Keystone Avalance - Key to the Rockies 

Avalanches have killed twenty-five people this season. If you are visiting Summit County, be careful about heading to the back country. Every year a deadly avalanche strikes Colorado with incredible force, and this year has been no exception. According to the Colorado Avalanche Information Center, Colorado wins the award for the highest number of fatalities due to avalanches. Lucky us. Although CAIC reports that snowmobilers perish more often than any other outdoorsman, often those killed are expert skiers whove studied the area and are sure they can handle the conditions. This year, a grandson of one of Vails founding fathers was killed in the East Vail shoots. It is an area known for bad slides, and unfortunately Tony Seibert could not out-ski the tumbling snow. Experts say there was no way he could have survived.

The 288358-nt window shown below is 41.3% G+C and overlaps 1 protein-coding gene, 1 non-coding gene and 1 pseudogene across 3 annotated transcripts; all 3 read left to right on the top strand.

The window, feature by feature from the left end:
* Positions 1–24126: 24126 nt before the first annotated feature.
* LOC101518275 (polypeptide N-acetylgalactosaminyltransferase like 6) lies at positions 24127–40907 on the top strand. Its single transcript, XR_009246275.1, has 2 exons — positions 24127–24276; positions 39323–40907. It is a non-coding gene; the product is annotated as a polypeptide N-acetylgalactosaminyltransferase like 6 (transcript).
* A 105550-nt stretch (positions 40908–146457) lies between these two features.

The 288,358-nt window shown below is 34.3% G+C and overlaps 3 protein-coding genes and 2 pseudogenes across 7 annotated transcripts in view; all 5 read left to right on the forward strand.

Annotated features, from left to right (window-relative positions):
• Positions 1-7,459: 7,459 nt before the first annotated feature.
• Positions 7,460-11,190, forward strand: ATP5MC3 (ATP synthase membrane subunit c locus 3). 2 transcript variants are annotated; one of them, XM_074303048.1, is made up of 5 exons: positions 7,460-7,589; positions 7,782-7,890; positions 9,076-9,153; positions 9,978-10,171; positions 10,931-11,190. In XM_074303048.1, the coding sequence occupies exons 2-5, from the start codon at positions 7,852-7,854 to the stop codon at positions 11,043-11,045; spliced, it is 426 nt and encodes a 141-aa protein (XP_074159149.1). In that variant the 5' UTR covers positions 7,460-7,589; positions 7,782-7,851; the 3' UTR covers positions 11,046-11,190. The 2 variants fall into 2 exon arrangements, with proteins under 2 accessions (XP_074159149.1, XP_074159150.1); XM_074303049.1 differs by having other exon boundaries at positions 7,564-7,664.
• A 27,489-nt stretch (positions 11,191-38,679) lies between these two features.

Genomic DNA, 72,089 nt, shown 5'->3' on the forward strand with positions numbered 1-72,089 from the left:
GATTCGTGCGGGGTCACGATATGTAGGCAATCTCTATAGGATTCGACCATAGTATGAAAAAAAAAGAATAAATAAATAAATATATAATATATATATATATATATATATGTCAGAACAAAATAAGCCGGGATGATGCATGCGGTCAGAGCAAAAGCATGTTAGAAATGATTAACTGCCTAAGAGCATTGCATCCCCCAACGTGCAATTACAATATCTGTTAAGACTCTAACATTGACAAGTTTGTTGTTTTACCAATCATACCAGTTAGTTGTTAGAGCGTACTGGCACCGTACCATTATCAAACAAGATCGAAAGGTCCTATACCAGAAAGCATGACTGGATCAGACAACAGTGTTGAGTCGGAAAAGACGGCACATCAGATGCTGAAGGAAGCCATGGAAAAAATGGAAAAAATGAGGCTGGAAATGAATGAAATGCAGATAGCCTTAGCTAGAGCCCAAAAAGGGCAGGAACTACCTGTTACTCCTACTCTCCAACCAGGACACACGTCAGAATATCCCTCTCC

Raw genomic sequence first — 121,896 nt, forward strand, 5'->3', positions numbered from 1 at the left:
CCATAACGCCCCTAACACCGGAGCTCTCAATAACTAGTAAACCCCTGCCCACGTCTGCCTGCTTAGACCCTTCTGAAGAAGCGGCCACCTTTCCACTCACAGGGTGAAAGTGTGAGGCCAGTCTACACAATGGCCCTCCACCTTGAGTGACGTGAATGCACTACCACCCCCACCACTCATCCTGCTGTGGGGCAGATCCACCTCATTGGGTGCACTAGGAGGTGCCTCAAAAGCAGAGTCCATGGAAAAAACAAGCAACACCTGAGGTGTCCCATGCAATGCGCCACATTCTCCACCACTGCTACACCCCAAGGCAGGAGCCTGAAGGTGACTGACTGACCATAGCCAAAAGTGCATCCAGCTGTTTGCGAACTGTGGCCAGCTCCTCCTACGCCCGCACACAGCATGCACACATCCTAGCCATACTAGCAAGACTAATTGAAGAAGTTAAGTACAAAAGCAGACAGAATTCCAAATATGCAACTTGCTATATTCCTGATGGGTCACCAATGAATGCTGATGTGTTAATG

Usually, ski patrol will trigger inbound avalanches by using explosives. They track and plate the snow to make it safe. Should they feel its still not safe, they close the trail. NEVER duck a rope or enter an area that has been closed. Last year, a 14-year-old boy was killed hiking up to a closed, inbound area.

Its difficult to protect oneself from an avalanche. However, there are some measures that can help limit the risk of death. Ski shops rent beacons, shovels, and back country gear. Most avalanches occur in the back country when conditions are unpredictable. Large amounts of snow, followed by warm weather can trigger avalanches. The media will often warn skiers if the danger is high, but its best to find out what the conditions are like for yourself. A back country skier can link to the Colorado Avalanche Information Center

It goes without saying, never ski alone. Study. Learn. Pray. Be careful. Or just stick to the resorts!